Tom, he cut open his foot this afternoon on some sharp rocks in a jungle river we swam in, and at dinner a very satisfied and fat leech, he didn't even know was there, dropped off his thighs. I glance at Sarah, who was just stung by a hornet that happened to be snoozing on her matrass, as she coughs loudly trying to dislodge the fish bone which got stuck in her throat this afternoon, when we had the traditional barbeque. Indeed, what a fun we are all having.
The truth is, and I don't know why, even as I write up this blog and look back at it all, I would not change a thing. Even if I knew all that would occur, I would still do it. I really did enjoy it all, the discomfort, the heat, the bugs, even those rotten roosters and dogs that kept me awake. And I know that I will do it again, and again, and again. And to make matters even more difficult to understand, the top five experiences so far in Sarawak, were actually the ones I paid the least for. So it wasn't actually this particular longhouse in the
Kuching means cat in Malay, hence there are many cat monuments
jungle, fun though it was to lay in my own pool of perspiration.
No, probably at the top of the list was our unexpected invitation to a modern longhouse on our way to this one. A concrete monstrosity, which we were brought to by a friendly local as we were waiting for a van at a junction towards Lubok Antu, which would be our starting off point to the traditional longhouses further up the river. We were the first tourists that had ever visited their longhouse and before we knew it we were eating, drinking and dancing with the chief and his minions. An invitation which could have cost us nothing if we had been so inclined, but we weren't and we gave our host some money before we left.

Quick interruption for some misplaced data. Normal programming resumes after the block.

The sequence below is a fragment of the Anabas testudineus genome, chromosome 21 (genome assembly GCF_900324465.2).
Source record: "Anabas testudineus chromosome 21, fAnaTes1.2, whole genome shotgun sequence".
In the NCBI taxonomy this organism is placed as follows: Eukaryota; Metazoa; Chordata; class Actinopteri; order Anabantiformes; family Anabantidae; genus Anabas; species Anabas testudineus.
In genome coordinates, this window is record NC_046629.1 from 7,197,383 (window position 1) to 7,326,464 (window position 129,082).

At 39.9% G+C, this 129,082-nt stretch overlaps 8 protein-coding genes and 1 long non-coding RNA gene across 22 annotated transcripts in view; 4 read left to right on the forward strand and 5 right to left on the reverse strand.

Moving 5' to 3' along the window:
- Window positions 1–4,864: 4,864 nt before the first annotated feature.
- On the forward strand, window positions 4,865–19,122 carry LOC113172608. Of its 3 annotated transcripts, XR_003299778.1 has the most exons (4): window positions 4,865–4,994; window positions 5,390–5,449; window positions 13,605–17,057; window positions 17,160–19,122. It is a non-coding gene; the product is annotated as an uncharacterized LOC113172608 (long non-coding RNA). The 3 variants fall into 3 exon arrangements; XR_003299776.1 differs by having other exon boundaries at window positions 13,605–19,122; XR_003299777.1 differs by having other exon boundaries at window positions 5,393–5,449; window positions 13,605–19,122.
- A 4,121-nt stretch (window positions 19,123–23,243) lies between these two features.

And then there was the Chinese festival in Kuching which I ran into. With chariots, and dragon dances and men with skewers through their cheeks. Or the proboscis monkeys at Bako National Park. All of these experiences were either free of very cheap. The only other one on this list, which I did pay for, was the boat ride into Batang Ai National Park, as well as the
Totem pole outside Sarawak Museum
short hike through it, and the barbeque along the jungle river at the end of it, prepared by our boatmen. I didn't see any wildlife, except for leeches, but I got the feeling that very few people made it out to this park, in comparison to the other better known ones. It really seemed untouched, and at that moment in time, I was sure we were the only tourists in the park. The freshly caught fish, which our boatman cooked in bamboo and grilled over a little fire beside a crystal clear stream, was the perfect way to end the hike.
So, I paid a lot for something which I don't even consider to among the better experiences, and still, despite all that, I don't feel it was a waste of money. I wanted to see a longhouse in the jungle, and I got to see it, and I wanted it to be as traditional as possible and it was. And I wanted to spend the night there, and I did. If it had been comfortable and easy, it would not have been 'authentic' enough, obviously.
Which brings me back to my question, I suffer but why? Because
Frontage of the Sarawak Museum
suffering is 'authentic'!
There are more photos below